Newton thought the effects of gravity were instant, no matter the incredible distances involved. Einstein thought differently; he described gravity as waves, in the same way light moves in waves. The Sun’s light takes 8 minutes, 20 seconds to reach Earth, the same amount of time it takes the effects of its gravity to reach us.
This led Einstein to consider a thought experiment: If the Sun were to blink out of existence right now, what would happen? His theory suggests here on Earth, we’d not only see the Sun, but continue to feel its effects for a further 8 minutes, 20 seconds. For this short time we’d have no idea…
…her gaze, emanating from the photograph like waves of light expanding greater distances with each passing year, fed his guilt like the sun does the inner workings of a plant.
It was time to tell her.
The framed photograph of Lily on Falmouth beach had stood on three different dining tables over the years. Whenever he looked at it, it all came back to him: the wind blowing across the beach, the sensation of feet sinking in sand, the sound and sight of the grey English sea. There she was, leaning into the wind, her face downturned but smiling, her long brown hair blowing across her face. There was the flapping of her long dress enveloping the contours of her legs, a white blouse, long green coat, one half blown across her chest. But the mass of the photograph, its epicentre, was in her eyes, not directed at the camera, but skidding just above it, towards Jacob. Her dark eyes gave her away. Anyone could see Lily’s nakedness in the photograph, could see how much she was in love with him.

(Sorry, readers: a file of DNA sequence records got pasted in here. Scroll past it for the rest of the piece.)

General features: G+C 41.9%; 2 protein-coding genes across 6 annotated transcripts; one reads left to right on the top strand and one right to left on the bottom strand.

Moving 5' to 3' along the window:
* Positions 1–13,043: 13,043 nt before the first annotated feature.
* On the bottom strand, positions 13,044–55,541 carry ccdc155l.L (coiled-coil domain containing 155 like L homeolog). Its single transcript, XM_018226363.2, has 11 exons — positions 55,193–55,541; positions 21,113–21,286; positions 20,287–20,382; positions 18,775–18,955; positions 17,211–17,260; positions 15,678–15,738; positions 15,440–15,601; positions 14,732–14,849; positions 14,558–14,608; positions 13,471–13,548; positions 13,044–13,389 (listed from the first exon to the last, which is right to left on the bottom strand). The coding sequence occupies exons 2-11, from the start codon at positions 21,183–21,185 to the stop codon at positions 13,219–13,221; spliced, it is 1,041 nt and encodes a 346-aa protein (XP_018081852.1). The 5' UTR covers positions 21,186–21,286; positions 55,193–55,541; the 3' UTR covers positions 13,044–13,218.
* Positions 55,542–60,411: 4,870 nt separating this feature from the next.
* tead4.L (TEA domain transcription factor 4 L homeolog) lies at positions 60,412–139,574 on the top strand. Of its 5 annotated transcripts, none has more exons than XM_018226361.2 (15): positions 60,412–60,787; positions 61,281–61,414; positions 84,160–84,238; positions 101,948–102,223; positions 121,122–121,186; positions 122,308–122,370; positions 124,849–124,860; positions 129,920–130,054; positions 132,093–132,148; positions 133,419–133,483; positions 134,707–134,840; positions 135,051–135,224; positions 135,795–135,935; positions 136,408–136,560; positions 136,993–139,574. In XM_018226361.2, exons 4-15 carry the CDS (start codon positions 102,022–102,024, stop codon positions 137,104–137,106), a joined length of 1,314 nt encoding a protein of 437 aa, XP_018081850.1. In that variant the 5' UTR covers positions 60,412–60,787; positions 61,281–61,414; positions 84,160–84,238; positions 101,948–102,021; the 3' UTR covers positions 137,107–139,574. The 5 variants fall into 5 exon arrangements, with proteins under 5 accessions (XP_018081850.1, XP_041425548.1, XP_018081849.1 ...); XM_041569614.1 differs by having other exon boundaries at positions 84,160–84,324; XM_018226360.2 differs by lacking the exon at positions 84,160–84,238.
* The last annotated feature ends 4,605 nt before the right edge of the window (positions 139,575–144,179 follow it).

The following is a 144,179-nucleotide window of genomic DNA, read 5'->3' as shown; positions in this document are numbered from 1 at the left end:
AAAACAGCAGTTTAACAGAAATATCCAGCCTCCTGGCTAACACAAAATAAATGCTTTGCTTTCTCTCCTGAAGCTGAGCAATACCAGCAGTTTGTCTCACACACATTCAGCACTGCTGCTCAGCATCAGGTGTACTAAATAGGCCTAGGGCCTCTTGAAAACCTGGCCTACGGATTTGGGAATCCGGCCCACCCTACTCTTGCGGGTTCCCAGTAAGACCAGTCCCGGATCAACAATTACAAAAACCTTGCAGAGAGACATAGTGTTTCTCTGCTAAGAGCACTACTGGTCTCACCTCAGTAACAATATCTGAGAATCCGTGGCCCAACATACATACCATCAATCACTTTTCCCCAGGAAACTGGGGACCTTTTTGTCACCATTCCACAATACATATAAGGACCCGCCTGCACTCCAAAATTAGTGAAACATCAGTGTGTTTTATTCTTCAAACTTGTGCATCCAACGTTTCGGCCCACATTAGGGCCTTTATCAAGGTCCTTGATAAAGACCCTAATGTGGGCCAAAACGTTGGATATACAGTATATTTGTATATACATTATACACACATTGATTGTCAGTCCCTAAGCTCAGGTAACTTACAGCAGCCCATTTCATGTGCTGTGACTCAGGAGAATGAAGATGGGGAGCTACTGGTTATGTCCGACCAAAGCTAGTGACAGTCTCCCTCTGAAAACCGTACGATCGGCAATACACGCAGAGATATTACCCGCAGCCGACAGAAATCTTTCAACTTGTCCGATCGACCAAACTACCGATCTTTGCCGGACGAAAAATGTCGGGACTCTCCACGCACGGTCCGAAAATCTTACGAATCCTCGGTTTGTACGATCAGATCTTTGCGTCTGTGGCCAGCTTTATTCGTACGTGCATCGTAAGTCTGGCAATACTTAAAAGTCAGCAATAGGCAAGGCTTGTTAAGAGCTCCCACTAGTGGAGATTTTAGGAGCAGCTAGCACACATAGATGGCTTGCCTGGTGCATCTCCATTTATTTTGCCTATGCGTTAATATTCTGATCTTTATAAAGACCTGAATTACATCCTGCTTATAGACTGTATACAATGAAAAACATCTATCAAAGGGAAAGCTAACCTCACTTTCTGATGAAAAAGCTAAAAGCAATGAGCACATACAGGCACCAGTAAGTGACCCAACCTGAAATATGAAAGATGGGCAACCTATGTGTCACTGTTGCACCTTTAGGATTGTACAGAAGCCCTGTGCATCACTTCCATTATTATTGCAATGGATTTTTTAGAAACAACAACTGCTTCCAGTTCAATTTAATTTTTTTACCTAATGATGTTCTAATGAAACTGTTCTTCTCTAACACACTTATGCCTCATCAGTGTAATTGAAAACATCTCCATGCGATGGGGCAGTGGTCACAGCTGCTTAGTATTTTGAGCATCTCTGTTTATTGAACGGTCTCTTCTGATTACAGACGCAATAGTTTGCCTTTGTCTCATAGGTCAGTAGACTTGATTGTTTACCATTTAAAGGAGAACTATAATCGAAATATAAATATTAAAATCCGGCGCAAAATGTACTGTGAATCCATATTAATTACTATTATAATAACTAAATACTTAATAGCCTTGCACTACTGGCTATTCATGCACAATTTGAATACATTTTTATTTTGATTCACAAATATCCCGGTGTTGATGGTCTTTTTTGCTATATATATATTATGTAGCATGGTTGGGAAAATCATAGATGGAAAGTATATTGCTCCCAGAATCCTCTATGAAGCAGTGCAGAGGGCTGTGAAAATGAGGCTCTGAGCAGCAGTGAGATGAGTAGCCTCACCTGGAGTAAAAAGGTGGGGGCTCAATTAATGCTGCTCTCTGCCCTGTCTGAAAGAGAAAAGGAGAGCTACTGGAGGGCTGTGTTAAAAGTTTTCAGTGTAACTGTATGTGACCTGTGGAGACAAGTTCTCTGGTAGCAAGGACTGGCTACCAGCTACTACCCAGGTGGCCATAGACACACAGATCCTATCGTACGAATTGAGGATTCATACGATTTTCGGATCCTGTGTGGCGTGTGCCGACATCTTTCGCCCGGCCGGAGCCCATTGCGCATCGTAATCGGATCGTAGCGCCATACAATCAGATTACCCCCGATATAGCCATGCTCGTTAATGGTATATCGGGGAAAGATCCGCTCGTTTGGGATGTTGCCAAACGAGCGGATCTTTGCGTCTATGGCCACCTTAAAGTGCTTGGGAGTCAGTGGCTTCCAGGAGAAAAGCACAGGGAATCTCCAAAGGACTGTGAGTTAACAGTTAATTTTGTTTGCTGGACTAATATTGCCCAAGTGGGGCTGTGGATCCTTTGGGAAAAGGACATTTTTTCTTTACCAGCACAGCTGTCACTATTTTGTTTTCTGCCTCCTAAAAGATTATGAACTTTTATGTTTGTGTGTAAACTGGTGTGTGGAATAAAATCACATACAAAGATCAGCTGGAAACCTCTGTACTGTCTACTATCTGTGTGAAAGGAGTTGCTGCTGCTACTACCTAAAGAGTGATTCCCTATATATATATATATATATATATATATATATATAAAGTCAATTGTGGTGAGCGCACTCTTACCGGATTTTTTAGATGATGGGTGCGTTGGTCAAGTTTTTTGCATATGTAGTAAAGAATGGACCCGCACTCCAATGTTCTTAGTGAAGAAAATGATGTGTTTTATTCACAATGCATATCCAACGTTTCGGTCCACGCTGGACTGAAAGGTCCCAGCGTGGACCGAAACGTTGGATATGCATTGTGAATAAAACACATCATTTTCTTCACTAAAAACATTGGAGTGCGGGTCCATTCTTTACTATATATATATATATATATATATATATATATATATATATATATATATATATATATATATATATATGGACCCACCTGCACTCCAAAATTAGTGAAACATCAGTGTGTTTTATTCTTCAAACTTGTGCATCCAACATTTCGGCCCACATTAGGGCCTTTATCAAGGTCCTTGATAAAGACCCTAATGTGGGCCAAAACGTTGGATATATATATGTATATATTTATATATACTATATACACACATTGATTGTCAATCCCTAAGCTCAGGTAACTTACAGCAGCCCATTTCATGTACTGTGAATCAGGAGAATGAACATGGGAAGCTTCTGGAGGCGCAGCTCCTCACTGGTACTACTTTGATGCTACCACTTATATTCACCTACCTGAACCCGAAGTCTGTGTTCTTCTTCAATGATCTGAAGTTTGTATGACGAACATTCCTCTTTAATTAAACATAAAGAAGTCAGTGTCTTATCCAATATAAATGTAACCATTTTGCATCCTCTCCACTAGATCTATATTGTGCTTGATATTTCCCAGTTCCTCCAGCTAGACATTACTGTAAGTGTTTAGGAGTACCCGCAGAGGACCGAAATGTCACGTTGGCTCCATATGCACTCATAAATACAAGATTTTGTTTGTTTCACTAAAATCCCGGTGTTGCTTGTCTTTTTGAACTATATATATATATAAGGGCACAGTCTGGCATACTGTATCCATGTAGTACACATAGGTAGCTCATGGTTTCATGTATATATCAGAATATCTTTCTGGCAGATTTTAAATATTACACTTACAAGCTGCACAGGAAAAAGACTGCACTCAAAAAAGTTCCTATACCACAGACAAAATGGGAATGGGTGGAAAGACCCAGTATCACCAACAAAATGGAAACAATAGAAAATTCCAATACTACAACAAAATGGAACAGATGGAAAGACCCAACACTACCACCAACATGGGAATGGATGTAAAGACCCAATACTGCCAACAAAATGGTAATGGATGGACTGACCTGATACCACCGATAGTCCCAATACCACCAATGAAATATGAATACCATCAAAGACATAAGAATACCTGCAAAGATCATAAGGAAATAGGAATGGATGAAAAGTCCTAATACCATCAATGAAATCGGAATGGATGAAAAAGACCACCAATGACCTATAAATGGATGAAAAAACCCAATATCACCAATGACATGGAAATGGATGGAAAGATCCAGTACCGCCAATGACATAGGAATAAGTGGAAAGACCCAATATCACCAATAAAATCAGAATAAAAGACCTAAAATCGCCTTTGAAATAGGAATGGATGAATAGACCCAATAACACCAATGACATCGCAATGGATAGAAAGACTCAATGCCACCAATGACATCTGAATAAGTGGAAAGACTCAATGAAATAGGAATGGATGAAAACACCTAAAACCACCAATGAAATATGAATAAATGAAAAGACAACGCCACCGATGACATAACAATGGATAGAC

He sat at the table, next to the photograph. The nausea and cold sweat returned, crawling its way up and out of his shirt collar, spreading across his shoulders and closing around his throat. His memories twisted between time spent with Lily and Maria like competing vines vying for sunlight. The year he’d had with Maria was his alone. Now, he couldn’t understand how he’d ever justified it. But he had once. He’d even revelled in it; it was the vulgarity that drove him on, lifting him above the banality of life. That he could have both women so close together in time was extravagant. There were men who had no one, and he was lying with two women on the same day, sometimes on the same night.
He closed his eyes, imagined what his time with Lily would be like if it was unblemished, clean, simple. Now he was older, now they were both older, this was important. He wanted it all to be for something, for their time together to mean as much as he knew Lily thought it did.
Next to the photograph of Lily stood a photograph of Grace, their daughter, now a woman. Grace had been captured talking with someone out of shot, her face open, her smile wide, her eyes laughing. Grace, all Lily, shone with an openness, the same unrelenting warmth and joy her mother possessed, and which he could never match. He looked from one photograph to the other. They were the same age, might have been the same person if not for the fashions evident in each photograph. He’d not once wished for Grace to be less like Lily and more like him; he was glad Grace was all her mother.